War upon Superstitious Women
[Lysander Spooner, (unsigned)]
Most men feel either pity, contempt, or abhorrence for the absurdities and errors of all the other religions than their own. And they are especially incredulous as to the sanctity and sincerity of those men who make their godliness profitable to the attainment of wealth, of high places in Church or State, or to increase the number of their wives. And although we cannot look into the hearts of each and every one of such men, and know precisely how much sin or superstition there may be in each case, we doubt if the class, as a whole, have been credited with any more hypocrisy, avarice, ambition, or unchastity than they were really guilty of. And if they alone were the sufferers from religious persecutions, we doubtless might not cry our eyes out in bewailing their fate. But it is quite another thing to visit either our contempt or detestation upon the ignorant and superstitious victims, whether male or female, of these religious imposters. If their religious errors cannot be corrected by reason, they must be suffered to take their course. They are no subject for legislation.
That women are naturally more credulous and superstitious than men, and more easily carried by their superstitions into wild and unnatural conduct, ma be admitted. But of their sincerity there is, unless in very exceptional cases, no reasonable doubt. And their sincerity, if nothing else, should be their protection. When, for example women crush and crucify their natural affections—their natural desires to become wives and mothers—in order to serve God, as they think, and save their souls, by lives of labor for the sick, the wounded, and the orphan, the law-maker, who, instead of according to these women the respect and protection which their sincerity deserves, would seek to oppress them in order to gain favor with the bigots and tyrants of other religions, is not only a political villain, he is also an inhuman wretch.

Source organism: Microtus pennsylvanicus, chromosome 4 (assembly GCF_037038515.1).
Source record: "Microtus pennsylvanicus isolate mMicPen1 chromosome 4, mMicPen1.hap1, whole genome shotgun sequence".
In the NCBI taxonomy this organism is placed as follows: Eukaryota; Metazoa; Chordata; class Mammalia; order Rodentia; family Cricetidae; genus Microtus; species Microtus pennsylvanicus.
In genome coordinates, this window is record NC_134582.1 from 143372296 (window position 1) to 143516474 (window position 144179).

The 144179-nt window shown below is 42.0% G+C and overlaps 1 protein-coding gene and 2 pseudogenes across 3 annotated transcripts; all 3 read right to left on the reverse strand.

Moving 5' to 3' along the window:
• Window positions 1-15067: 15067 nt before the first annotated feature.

We have been led into these remarks by a well written, and strongly written, pamphlet on “The Mormon Problem: By a Citizen of Massachusetts;” protesting against the persecution now carried on against the Mormons by Congress and the Courts.
We look upon this war upon the Mormons as being, not a war upon the vices, or supposed vices, of Brigham Young, or Heber Kimball, or other Mormon men—who, for the purposes of this argument, may be admitted to be selfish, ambitious, and lascivious hypocrites—but against their victims, the sincere and superstitious women, who have been deluded into the idea that one masculine Mormon saint can secure the eternal salvation of ten or twenty Mormon women, if they will so far put their trust in him as to become his wives in this world.
However vicious or sensual a Mormon man may be supposed to be, who wishes to take to himself ten or twenty wives, the wives themselves cannot be suspected of becoming wives from any similar motives. It is utterly contrary to the nature of women to suppose that, in this country, if not in any other, any woman would, from sensual and vicious motives, consent to become one of the ten or twenty wives of one man. Nothing more unnatural than this can be conceived of, as the act of a vicious or lascivious woman. But the Mormon women are not vicious. However the sincerity and morality of the polygamous men may have been doubted, nobody, so far as we know, has ever doubted the sincerity and chastity of the Mormon women. Nothing, therefore, but religious superstition can account for their being willing to enter into polygamous marriages.
Such being the fact, the war of Congress upon polygamy is not a war upon sensual or vicious men, or sensual or vicious women. If Congress wee really waging an honest war against unchaste men, or even unchaste women, or even religious hypocrites and imposters, they would not need to go to Utah to find them. And the fact that they do go to Utah to find them—passing by the hundreds of thousands of vicious persons of both sexes at home, and the religious hypocrites that are not supposed to be very scarce anywhere—is the proof of their hypocrisy; and of their design to make political capital for themselves, by currying favor with bigots and hypocrites, rather than to promote chastity on the part of either men or women.